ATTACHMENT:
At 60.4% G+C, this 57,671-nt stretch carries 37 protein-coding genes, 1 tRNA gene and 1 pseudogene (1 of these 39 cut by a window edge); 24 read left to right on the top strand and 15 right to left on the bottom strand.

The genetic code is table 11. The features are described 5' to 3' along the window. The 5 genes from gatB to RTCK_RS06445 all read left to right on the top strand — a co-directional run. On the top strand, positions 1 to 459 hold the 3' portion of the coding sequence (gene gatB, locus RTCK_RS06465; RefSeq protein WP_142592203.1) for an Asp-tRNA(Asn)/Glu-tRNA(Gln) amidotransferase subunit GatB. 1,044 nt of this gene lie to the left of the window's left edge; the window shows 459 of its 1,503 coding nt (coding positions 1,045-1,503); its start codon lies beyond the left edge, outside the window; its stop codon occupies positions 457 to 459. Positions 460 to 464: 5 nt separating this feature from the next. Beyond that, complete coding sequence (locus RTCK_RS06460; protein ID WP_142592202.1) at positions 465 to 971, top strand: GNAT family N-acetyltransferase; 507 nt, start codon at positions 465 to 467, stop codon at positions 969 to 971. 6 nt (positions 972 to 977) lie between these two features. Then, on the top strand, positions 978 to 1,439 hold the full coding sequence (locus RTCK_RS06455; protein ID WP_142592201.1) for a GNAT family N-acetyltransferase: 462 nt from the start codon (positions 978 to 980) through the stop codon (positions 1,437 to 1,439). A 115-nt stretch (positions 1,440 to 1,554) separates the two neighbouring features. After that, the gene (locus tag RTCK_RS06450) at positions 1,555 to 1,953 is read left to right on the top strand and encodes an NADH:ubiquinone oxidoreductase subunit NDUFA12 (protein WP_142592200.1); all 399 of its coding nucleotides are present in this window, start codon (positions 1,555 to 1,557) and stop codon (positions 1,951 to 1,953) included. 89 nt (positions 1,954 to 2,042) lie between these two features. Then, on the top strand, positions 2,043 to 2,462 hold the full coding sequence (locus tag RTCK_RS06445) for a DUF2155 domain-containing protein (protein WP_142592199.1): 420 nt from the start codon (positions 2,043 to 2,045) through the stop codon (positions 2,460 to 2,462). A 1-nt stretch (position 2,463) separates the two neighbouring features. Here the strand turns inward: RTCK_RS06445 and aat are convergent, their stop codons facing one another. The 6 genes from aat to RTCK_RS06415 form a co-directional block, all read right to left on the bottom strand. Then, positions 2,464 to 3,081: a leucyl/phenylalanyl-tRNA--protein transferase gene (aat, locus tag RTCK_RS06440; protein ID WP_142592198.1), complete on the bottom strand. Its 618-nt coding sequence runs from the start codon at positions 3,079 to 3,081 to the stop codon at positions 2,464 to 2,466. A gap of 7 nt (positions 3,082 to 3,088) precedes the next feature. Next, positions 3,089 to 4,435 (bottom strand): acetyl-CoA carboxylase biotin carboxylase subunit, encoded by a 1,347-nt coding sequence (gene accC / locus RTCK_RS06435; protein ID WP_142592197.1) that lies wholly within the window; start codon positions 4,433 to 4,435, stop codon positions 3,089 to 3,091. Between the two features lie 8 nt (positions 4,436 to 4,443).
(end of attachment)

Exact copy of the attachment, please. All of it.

At 60.4% G+C, this 57,671-nt stretch carries 37 protein-coding genes, 1 tRNA gene and 1 pseudogene (1 of these 39 cut by a window edge); 24 read left to right on the top strand and 15 right to left on the bottom strand.

The genetic code is table 11. The features are described 5' to 3' along the window. The 5 genes from gatB to RTCK_RS06445 all read left to right on the top strand — a co-directional run. On the top strand, positions 1 to 459 hold the 3' portion of the coding sequence (gene gatB, locus RTCK_RS06465; RefSeq protein WP_142592203.1) for an Asp-tRNA(Asn)/Glu-tRNA(Gln) amidotransferase subunit GatB. 1,044 nt of this gene lie to the left of the window's left edge; the window shows 459 of its 1,503 coding nt (coding positions 1,045-1,503); its start codon lies beyond the left edge, outside the window; its stop codon occupies positions 457 to 459. Positions 460 to 464: 5 nt separating this feature from the next. Beyond that, complete coding sequence (locus RTCK_RS06460; protein ID WP_142592202.1) at positions 465 to 971, top strand: GNAT family N-acetyltransferase; 507 nt, start codon at positions 465 to 467, stop codon at positions 969 to 971. 6 nt (positions 972 to 977) lie between these two features. Then, on the top strand, positions 978 to 1,439 hold the full coding sequence (locus RTCK_RS06455; protein ID WP_142592201.1) for a GNAT family N-acetyltransferase: 462 nt from the start codon (positions 978 to 980) through the stop codon (positions 1,437 to 1,439). A 115-nt stretch (positions 1,440 to 1,554) separates the two neighbouring features. After that, the gene (locus tag RTCK_RS06450) at positions 1,555 to 1,953 is read left to right on the top strand and encodes an NADH:ubiquinone oxidoreductase subunit NDUFA12 (protein WP_142592200.1); all 399 of its coding nucleotides are present in this window, start codon (positions 1,555 to 1,557) and stop codon (positions 1,951 to 1,953) included. 89 nt (positions 1,954 to 2,042) lie between these two features. Then, on the top strand, positions 2,043 to 2,462 hold the full coding sequence (locus tag RTCK_RS06445) for a DUF2155 domain-containing protein (protein WP_142592199.1): 420 nt from the start codon (positions 2,043 to 2,045) through the stop codon (positions 2,460 to 2,462). A 1-nt stretch (position 2,463) separates the two neighbouring features. Here the strand turns inward: RTCK_RS06445 and aat are convergent, their stop codons facing one another. The 6 genes from aat to RTCK_RS06415 form a co-directional block, all read right to left on the bottom strand. Then, positions 2,464 to 3,081: a leucyl/phenylalanyl-tRNA--protein transferase gene (aat, locus tag RTCK_RS06440; protein ID WP_142592198.1), complete on the bottom strand. Its 618-nt coding sequence runs from the start codon at positions 3,079 to 3,081 to the stop codon at positions 2,464 to 2,466. A gap of 7 nt (positions 3,082 to 3,088) precedes the next feature. Next, positions 3,089 to 4,435 (bottom strand): acetyl-CoA carboxylase biotin carboxylase subunit, encoded by a 1,347-nt coding sequence (gene accC / locus RTCK_RS06435; protein ID WP_142592197.1) that lies wholly within the window; start codon positions 4,433 to 4,435, stop codon positions 3,089 to 3,091. Between the two features lie 8 nt (positions 4,436 to 4,443).